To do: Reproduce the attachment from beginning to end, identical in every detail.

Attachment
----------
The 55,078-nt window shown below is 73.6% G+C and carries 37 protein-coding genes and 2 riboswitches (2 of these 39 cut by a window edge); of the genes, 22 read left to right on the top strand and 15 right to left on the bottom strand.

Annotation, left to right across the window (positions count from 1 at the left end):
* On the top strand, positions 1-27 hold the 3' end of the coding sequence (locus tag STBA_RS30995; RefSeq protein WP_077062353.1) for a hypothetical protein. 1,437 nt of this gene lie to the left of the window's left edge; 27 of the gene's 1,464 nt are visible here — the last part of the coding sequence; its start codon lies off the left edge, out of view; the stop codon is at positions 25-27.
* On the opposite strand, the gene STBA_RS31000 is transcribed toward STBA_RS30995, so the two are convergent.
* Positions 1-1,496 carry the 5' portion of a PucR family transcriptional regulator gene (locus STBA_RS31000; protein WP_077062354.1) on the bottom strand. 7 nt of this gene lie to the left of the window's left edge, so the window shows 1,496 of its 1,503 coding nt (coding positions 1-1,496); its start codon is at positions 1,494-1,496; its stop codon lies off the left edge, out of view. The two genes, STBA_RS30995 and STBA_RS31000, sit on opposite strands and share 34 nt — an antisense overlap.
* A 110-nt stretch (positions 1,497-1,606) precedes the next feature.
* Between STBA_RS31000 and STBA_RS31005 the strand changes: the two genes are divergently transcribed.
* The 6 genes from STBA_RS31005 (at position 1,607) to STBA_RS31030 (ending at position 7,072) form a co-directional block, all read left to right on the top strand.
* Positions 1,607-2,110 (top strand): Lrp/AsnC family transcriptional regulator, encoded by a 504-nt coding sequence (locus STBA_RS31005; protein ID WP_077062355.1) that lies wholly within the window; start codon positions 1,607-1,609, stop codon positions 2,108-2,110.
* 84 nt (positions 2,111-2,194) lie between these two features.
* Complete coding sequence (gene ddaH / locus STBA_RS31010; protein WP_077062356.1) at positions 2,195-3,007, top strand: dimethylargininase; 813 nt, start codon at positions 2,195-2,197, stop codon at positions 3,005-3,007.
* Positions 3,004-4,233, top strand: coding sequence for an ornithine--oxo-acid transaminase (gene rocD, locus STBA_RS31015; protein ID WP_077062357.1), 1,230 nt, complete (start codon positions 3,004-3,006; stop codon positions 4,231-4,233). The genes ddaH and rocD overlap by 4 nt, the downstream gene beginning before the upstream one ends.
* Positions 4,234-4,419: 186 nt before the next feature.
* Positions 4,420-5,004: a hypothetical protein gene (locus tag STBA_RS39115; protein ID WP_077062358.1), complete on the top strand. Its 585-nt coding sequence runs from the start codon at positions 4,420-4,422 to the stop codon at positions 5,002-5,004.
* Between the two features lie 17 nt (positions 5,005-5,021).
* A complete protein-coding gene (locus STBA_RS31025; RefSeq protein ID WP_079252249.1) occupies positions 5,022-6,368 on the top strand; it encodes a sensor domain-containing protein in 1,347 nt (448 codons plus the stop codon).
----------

The 55,078-nt window shown below is 73.6% G+C and carries 37 protein-coding genes and 2 riboswitches (2 of these 39 cut by a window edge); of the genes, 22 read left to right on the top strand and 15 right to left on the bottom strand.

Annotation, left to right across the window (positions count from 1 at the left end):
* On the top strand, positions 1-27 hold the 3' end of the coding sequence (locus tag STBA_RS30995; RefSeq protein WP_077062353.1) for a hypothetical protein. 1,437 nt of this gene lie to the left of the window's left edge; 27 of the gene's 1,464 nt are visible here — the last part of the coding sequence; its start codon lies off the left edge, out of view; the stop codon is at positions 25-27.
* On the opposite strand, the gene STBA_RS31000 is transcribed toward STBA_RS30995, so the two are convergent.
* Positions 1-1,496 carry the 5' portion of a PucR family transcriptional regulator gene (locus STBA_RS31000; protein WP_077062354.1) on the bottom strand. 7 nt of this gene lie to the left of the window's left edge, so the window shows 1,496 of its 1,503 coding nt (coding positions 1-1,496); its start codon is at positions 1,494-1,496; its stop codon lies off the left edge, out of view. The two genes, STBA_RS30995 and STBA_RS31000, sit on opposite strands and share 34 nt — an antisense overlap.
* A 110-nt stretch (positions 1,497-1,606) precedes the next feature.
* Between STBA_RS31000 and STBA_RS31005 the strand changes: the two genes are divergently transcribed.
* The 6 genes from STBA_RS31005 (at position 1,607) to STBA_RS31030 (ending at position 7,072) form a co-directional block, all read left to right on the top strand.
* Positions 1,607-2,110 (top strand): Lrp/AsnC family transcriptional regulator, encoded by a 504-nt coding sequence (locus STBA_RS31005; protein ID WP_077062355.1) that lies wholly within the window; start codon positions 1,607-1,609, stop codon positions 2,108-2,110.
* 84 nt (positions 2,111-2,194) lie between these two features.
* Complete coding sequence (gene ddaH / locus STBA_RS31010; protein WP_077062356.1) at positions 2,195-3,007, top strand: dimethylargininase; 813 nt, start codon at positions 2,195-2,197, stop codon at positions 3,005-3,007.
* Positions 3,004-4,233, top strand: coding sequence for an ornithine--oxo-acid transaminase (gene rocD, locus STBA_RS31015; protein ID WP_077062357.1), 1,230 nt, complete (start codon positions 3,004-3,006; stop codon positions 4,231-4,233). The genes ddaH and rocD overlap by 4 nt, the downstream gene beginning before the upstream one ends.
* Positions 4,234-4,419: 186 nt before the next feature.
* Positions 4,420-5,004: a hypothetical protein gene (locus tag STBA_RS39115; protein ID WP_077062358.1), complete on the top strand. Its 585-nt coding sequence runs from the start codon at positions 4,420-4,422 to the stop codon at positions 5,002-5,004.
* Between the two features lie 17 nt (positions 5,005-5,021).
* A complete protein-coding gene (locus STBA_RS31025; RefSeq protein ID WP_079252249.1) occupies positions 5,022-6,368 on the top strand; it encodes a sensor domain-containing protein in 1,347 nt (448 codons plus the stop codon).